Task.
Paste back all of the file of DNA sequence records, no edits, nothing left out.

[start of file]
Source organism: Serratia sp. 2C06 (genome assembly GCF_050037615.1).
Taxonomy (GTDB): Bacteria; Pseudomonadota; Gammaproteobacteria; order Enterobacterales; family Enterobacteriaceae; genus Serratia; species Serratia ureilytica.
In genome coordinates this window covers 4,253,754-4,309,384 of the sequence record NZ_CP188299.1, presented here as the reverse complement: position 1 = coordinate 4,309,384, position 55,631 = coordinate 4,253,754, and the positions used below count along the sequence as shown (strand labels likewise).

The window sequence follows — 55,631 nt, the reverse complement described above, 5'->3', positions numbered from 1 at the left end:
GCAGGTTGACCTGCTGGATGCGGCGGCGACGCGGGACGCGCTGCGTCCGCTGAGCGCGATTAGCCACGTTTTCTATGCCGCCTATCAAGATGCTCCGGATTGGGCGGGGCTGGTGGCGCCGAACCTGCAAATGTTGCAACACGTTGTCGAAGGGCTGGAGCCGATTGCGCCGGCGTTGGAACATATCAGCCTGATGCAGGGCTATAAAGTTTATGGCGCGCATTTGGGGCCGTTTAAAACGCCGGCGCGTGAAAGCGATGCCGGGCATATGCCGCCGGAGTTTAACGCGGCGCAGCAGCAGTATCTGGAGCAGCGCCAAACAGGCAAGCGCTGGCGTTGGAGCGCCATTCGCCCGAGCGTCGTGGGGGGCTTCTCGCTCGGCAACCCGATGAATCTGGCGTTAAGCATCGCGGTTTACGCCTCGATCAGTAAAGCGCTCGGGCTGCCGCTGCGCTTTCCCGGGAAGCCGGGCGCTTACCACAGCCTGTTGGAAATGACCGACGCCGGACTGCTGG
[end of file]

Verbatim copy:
Source organism: Serratia sp. 2C06 (genome assembly GCF_050037615.1).
Taxonomy (GTDB): Bacteria; Pseudomonadota; Gammaproteobacteria; order Enterobacterales; family Enterobacteriaceae; genus Serratia; species Serratia ureilytica.
In genome coordinates this window covers 4,253,754-4,309,384 of the sequence record NZ_CP188299.1, presented here as the reverse complement: position 1 = coordinate 4,309,384, position 55,631 = coordinate 4,253,754, and the positions used below count along the sequence as shown (strand labels likewise).

The window sequence follows — 55,631 nt, the reverse complement described above, 5'->3', positions numbered from 1 at the left end:
GCAGGTTGACCTGCTGGATGCGGCGGCGACGCGGGACGCGCTGCGTCCGCTGAGCGCGATTAGCCACGTTTTCTATGCCGCCTATCAAGATGCTCCGGATTGGGCGGGGCTGGTGGCGCCGAACCTGCAAATGTTGCAACACGTTGTCGAAGGGCTGGAGCCGATTGCGCCGGCGTTGGAACATATCAGCCTGATGCAGGGCTATAAAGTTTATGGCGCGCATTTGGGGCCGTTTAAAACGCCGGCGCGTGAAAGCGATGCCGGGCATATGCCGCCGGAGTTTAACGCGGCGCAGCAGCAGTATCTGGAGCAGCGCCAAACAGGCAAGCGCTGGCGTTGGAGCGCCATTCGCCCGAGCGTCGTGGGGGGCTTCTCGCTCGGCAACCCGATGAATCTGGCGTTAAGCATCGCGGTTTACGCCTCGATCAGTAAAGCGCTCGGGCTGCCGCTGCGCTTTCCCGGGAAGCCGGGCGCTTACCACAGCCTGTTGGAAATGACCGACGCCGGACTGCTGG